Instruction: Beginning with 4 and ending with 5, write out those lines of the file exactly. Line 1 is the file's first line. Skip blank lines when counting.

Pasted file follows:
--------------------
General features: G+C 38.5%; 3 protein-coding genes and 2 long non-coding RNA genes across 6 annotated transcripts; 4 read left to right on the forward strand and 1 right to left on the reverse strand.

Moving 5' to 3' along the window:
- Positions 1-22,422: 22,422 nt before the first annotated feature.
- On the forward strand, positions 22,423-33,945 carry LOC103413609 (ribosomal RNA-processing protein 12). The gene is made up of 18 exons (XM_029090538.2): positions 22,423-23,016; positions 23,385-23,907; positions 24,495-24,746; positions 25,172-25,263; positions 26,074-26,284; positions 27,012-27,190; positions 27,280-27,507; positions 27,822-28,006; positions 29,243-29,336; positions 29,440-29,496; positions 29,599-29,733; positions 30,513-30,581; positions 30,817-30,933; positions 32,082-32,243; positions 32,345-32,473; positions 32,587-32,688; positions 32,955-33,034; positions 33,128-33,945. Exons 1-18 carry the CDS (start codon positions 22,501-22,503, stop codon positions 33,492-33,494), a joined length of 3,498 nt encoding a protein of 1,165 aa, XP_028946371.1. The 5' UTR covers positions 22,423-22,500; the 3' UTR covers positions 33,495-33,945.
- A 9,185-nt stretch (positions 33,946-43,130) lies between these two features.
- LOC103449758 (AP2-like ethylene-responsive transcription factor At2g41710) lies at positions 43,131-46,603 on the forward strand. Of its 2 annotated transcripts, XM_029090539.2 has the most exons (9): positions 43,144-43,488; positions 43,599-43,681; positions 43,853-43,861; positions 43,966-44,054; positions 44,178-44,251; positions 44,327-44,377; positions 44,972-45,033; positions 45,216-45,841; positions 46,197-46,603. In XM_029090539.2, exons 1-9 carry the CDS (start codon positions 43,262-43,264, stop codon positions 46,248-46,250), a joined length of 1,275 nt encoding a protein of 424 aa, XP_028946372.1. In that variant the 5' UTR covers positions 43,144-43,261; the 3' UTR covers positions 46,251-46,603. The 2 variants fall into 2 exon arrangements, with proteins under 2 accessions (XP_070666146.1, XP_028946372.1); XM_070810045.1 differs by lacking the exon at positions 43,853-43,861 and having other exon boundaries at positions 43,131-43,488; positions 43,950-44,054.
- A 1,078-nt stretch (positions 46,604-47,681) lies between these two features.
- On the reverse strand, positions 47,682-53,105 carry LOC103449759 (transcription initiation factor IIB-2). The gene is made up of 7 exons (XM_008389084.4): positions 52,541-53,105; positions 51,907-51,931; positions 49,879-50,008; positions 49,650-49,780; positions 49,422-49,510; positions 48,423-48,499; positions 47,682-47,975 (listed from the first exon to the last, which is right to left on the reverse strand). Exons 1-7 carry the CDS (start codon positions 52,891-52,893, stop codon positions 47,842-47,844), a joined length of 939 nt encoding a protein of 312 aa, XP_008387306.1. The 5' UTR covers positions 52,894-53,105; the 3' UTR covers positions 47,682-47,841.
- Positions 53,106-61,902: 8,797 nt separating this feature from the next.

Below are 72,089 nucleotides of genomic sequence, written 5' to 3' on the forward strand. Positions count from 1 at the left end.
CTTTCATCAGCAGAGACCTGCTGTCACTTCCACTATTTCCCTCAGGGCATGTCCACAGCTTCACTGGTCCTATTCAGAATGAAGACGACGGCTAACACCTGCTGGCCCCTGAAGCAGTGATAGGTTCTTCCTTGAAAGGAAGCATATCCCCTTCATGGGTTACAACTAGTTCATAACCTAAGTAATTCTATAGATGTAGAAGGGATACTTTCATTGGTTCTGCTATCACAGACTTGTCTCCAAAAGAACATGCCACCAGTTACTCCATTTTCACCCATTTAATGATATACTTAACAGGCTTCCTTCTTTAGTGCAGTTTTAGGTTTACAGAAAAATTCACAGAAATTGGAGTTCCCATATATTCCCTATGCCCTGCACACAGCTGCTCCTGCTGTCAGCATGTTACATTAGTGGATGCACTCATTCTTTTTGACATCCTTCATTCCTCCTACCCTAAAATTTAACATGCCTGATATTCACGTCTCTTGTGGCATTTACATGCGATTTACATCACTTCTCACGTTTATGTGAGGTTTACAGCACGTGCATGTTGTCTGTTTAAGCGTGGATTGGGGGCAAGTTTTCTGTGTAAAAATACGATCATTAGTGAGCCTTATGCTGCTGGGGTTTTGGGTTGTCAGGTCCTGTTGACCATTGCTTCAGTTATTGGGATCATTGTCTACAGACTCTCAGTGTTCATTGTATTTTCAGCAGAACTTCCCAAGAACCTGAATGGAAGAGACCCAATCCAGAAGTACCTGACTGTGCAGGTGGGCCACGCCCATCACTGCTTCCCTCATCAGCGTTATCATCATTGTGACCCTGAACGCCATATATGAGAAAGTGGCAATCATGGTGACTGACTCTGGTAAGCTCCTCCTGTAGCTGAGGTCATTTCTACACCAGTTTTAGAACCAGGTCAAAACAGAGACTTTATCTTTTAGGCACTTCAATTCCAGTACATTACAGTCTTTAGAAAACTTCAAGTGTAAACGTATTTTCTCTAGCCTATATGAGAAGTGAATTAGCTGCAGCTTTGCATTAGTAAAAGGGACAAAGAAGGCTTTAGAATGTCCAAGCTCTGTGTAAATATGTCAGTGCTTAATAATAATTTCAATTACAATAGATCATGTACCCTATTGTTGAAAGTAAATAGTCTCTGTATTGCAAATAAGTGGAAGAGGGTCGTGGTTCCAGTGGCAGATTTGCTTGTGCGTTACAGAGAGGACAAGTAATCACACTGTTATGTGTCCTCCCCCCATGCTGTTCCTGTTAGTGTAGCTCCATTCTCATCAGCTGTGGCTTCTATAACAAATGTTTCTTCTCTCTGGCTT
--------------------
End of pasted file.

- On the forward strand, positions 22,423-33,945 carry LOC103413609 (ribosomal RNA-processing protein 12). The gene is made up of 18 exons (XM_029090538.2): positions 22,423-23,016; positions 23,385-23,907; positions 24,495-24,746; positions 25,172-25,263; positions 26,074-26,284; positions 27,012-27,190; positions 27,280-27,507; positions 27,822-28,006; positions 29,243-29,336; positions 29,440-29,496; positions 29,599-29,733; positions 30,513-30,581; positions 30,817-30,933; positions 32,082-32,243; positions 32,345-32,473; positions 32,587-32,688; positions 32,955-33,034; positions 33,128-33,945. Exons 1-18 carry the CDS (start codon positions 22,501-22,503, stop codon positions 33,492-33,494), a joined length of 3,498 nt encoding a protein of 1,165 aa, XP_028946371.1. The 5' UTR covers positions 22,423-22,500; the 3' UTR covers positions 33,495-33,945.
- A 9,185-nt stretch (positions 33,946-43,130) lies between these two features.